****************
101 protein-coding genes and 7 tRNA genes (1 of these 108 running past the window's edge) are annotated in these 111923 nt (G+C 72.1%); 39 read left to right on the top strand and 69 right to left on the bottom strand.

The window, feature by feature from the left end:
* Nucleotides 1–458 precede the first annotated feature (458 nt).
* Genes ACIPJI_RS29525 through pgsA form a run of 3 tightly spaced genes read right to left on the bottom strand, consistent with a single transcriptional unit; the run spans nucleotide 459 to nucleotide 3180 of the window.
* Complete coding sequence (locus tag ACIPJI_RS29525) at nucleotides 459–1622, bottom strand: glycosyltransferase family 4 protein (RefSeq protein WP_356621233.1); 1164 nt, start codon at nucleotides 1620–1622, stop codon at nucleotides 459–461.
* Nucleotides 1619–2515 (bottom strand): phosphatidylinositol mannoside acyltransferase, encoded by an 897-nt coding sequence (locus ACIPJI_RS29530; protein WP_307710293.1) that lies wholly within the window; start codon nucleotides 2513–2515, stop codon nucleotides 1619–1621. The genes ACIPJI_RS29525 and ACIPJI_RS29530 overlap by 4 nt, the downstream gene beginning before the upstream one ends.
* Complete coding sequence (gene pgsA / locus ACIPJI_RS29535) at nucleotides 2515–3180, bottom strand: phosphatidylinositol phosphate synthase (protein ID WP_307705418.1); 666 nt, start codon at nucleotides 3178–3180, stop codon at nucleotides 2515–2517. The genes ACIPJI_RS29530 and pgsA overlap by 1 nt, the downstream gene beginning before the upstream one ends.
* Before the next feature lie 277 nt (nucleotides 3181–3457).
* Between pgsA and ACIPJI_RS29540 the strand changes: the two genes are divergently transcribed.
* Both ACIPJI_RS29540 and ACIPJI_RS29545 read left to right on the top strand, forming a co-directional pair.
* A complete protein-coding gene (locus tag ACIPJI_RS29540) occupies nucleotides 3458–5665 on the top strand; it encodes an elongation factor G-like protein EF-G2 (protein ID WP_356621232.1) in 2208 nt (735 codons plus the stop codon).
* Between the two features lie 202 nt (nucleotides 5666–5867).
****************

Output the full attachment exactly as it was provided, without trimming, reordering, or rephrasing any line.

101 protein-coding genes and 7 tRNA genes (1 of these 108 running past the window's edge) are annotated in these 111923 nt (G+C 72.1%); 39 read left to right on the top strand and 69 right to left on the bottom strand.

The window, feature by feature from the left end:
* Nucleotides 1–458 precede the first annotated feature (458 nt).
* Genes ACIPJI_RS29525 through pgsA form a run of 3 tightly spaced genes read right to left on the bottom strand, consistent with a single transcriptional unit; the run spans nucleotide 459 to nucleotide 3180 of the window.
* Complete coding sequence (locus tag ACIPJI_RS29525) at nucleotides 459–1622, bottom strand: glycosyltransferase family 4 protein (RefSeq protein WP_356621233.1); 1164 nt, start codon at nucleotides 1620–1622, stop codon at nucleotides 459–461.
* Nucleotides 1619–2515 (bottom strand): phosphatidylinositol mannoside acyltransferase, encoded by an 897-nt coding sequence (locus ACIPJI_RS29530; protein WP_307710293.1) that lies wholly within the window; start codon nucleotides 2513–2515, stop codon nucleotides 1619–1621. The genes ACIPJI_RS29525 and ACIPJI_RS29530 overlap by 4 nt, the downstream gene beginning before the upstream one ends.
* Complete coding sequence (gene pgsA / locus ACIPJI_RS29535) at nucleotides 2515–3180, bottom strand: phosphatidylinositol phosphate synthase (protein ID WP_307705418.1); 666 nt, start codon at nucleotides 3178–3180, stop codon at nucleotides 2515–2517. The genes ACIPJI_RS29530 and pgsA overlap by 1 nt, the downstream gene beginning before the upstream one ends.
* Before the next feature lie 277 nt (nucleotides 3181–3457).
* Between pgsA and ACIPJI_RS29540 the strand changes: the two genes are divergently transcribed.
* Both ACIPJI_RS29540 and ACIPJI_RS29545 read left to right on the top strand, forming a co-directional pair.
* A complete protein-coding gene (locus tag ACIPJI_RS29540) occupies nucleotides 3458–5665 on the top strand; it encodes an elongation factor G-like protein EF-G2 (protein ID WP_356621232.1) in 2208 nt (735 codons plus the stop codon).
* Between the two features lie 202 nt (nucleotides 5666–5867).